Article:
Significant Accounting Policies
|9 Months Ended|
Dec. 31, 2016
|Significant Accounting Policies [Abstract]|
|Significant Accounting Policies||
These condensed consolidated financial statements and related notes are presented in accordance with accounting principles generally accepted in the United States, and are expressed in U.S. dollars. These condensed consolidated financial statements include the accounts of the Company and the following entities:
All inter-company balances and transactions have been eliminated.
ASC 820, “Fair Value Measurements and Disclosures” requires an entity to maximize the use of observable inputs and minimize the use of unobservable inputs when measuring fair value. ASC 820 establishes a fair value hierarchy based on the level of independent, objective evidence surrounding the inputs used to measure fair value. A financial instrument’s categorization within the fair value hierarchy is based upon the lowest level of input that is significant to the fair value measurement. ASC 820 prioritizes the inputs into three levels that may be used to measure fair value:
Level 1 applies to assets or liabilities for which there are quoted prices in active markets for identical assets or liabilities.
Level 2 applies to assets or liabilities for which there are inputs other than quoted prices that are observable for the asset or liability such as quoted prices for similar assets or liabilities in active markets; quoted prices for identical assets or liabilities in markets with insufficient volume or infrequent transactions (less active markets); or model-derived valuations in which significant inputs are observable or can be derived principally from, or corroborated by, observable market data.
Level 3 applies to assets or liabilities for which there are unobservable inputs to the valuation methodology that are significant to the measurement of the fair value of the assets or liabilities.
The Company’s financial instruments consist principally of cash, VAT receivable, accounts receivable, amounts due from and to related parties, accounts payable and accrued liabilities, loan payable, convertible debentures, and note payable. With the exception of long-term note payable, the recorded values of all other financial instruments approximate their current fair values because of their nature and respective maturity dates or durations.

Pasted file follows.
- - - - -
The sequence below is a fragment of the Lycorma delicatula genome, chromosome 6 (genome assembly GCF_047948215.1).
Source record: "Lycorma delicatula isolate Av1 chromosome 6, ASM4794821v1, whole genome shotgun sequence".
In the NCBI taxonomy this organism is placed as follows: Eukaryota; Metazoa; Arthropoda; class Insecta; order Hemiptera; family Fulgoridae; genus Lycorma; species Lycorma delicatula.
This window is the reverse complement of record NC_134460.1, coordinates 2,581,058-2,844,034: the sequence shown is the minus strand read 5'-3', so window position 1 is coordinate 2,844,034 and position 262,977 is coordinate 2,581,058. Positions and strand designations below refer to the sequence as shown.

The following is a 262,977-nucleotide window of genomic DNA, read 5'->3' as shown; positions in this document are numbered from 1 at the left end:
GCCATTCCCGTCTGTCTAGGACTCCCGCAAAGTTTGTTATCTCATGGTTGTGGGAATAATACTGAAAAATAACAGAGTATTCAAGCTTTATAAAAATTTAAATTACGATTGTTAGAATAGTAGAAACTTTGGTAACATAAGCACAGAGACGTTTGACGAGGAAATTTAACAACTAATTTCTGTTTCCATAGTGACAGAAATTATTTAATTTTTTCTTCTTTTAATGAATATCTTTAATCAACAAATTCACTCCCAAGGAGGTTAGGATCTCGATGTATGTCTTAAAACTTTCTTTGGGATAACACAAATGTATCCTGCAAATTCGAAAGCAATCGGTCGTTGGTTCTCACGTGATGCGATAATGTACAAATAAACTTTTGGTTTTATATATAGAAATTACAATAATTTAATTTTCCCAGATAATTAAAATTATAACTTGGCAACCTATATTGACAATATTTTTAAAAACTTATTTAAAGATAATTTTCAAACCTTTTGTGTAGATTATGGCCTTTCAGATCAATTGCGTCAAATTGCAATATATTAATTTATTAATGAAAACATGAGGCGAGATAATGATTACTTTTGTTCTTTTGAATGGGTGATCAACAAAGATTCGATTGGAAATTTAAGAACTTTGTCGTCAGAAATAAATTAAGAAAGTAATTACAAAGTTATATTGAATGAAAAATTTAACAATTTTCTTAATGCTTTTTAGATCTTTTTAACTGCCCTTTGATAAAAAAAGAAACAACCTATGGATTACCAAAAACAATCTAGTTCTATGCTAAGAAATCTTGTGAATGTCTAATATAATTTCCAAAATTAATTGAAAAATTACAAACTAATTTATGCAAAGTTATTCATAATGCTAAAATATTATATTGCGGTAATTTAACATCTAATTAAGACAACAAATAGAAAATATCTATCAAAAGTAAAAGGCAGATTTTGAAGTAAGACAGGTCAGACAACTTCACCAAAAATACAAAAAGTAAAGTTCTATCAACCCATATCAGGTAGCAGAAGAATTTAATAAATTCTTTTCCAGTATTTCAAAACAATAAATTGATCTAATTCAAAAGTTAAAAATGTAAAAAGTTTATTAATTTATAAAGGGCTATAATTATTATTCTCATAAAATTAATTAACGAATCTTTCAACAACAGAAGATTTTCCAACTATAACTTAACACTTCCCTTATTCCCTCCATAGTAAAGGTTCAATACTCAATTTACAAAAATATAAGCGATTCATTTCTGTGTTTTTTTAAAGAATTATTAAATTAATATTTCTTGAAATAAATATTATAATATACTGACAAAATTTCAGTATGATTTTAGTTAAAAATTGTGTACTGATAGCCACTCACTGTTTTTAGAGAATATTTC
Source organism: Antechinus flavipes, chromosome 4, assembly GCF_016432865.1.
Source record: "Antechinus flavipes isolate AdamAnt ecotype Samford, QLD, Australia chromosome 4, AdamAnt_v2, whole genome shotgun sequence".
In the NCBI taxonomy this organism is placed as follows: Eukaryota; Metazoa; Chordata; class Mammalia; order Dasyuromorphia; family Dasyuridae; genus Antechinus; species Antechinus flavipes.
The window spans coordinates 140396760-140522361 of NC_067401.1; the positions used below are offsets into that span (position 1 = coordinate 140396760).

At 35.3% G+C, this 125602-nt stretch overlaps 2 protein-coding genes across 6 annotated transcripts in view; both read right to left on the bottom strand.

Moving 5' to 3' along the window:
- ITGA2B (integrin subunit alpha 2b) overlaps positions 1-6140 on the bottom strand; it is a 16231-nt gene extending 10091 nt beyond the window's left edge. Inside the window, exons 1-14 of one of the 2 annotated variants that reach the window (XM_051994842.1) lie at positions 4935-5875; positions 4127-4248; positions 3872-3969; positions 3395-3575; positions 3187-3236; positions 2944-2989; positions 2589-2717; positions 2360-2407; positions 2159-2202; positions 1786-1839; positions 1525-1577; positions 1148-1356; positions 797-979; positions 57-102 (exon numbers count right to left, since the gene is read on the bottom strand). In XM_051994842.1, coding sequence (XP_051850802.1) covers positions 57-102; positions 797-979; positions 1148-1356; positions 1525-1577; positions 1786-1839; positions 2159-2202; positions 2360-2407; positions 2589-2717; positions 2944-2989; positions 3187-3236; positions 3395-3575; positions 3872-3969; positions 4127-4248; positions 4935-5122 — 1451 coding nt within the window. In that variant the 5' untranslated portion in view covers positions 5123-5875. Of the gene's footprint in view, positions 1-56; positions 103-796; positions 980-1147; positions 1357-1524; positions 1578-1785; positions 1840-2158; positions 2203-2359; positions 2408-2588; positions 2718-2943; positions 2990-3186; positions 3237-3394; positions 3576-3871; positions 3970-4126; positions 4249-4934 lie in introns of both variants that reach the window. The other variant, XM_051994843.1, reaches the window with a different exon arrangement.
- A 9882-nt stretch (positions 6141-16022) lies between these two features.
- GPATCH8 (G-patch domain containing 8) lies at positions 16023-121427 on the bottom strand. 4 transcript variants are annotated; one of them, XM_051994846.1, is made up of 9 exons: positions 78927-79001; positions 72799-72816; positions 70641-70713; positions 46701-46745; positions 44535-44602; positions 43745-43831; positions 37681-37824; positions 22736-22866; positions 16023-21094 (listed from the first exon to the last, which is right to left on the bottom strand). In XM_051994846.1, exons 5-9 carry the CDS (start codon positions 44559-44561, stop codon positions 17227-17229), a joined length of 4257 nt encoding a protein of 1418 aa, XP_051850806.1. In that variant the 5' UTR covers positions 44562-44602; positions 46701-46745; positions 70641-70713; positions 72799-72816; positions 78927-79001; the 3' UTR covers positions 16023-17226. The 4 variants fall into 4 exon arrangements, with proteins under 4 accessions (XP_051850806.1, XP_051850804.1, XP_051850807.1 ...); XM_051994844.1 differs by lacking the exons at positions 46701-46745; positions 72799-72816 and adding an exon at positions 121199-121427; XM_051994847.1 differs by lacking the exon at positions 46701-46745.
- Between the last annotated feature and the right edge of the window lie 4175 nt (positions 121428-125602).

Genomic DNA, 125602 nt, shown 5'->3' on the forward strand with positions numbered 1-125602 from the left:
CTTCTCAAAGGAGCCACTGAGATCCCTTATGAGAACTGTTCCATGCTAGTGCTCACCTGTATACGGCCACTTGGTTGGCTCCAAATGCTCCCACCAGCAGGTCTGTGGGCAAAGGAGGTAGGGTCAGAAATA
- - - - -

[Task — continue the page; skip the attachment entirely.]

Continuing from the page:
The following table represents assets and liabilities that are measured and recognized at fair value as of December 31, 2016, on a recurring basis:
During the nine months ended December 31, 2016, the Company recognized a gain on change in fair value of derivative liabilities of $196,091 (December 31, 2015 - loss of $1,218,229).
Property and equipment is recorded at cost. Depreciation is recorded at the following annual rates:
Certain of the figures presented for comparative purposes have been reclassified to conform to the presentation adopted in the current period.
In April 2015, the Financial Accounting Standards Board issued Accounting Standards Update No. 2015-03, “Interest – Imputation of Interest: Simplifying the Presentation of Debt Issuance Costs” ("ASU 2015-03"), which resulted in the reclassification of debt issuance costs from “Other Assets” to inclusion as a reduction of the debt balance. The Company adopted ASU 2015-03 during the three months ended June 30, 2016, with full retrospective application as required by the guidance. The application of this standard did not have a material impact on the Company's consolidated balance sheet or operations for any period presented.
The Company has implemented all new accounting pronouncements that are in effect and that may impact its consolidated financial statements and does not believe that there are any other new accounting pronouncements that have been issued that might have a material impact on its financial position or results of operations.
The entire disclosure for all significant accounting policies of the reporting entity.
Reference 1: http://www.xbrl.org/2003/role/presentationRef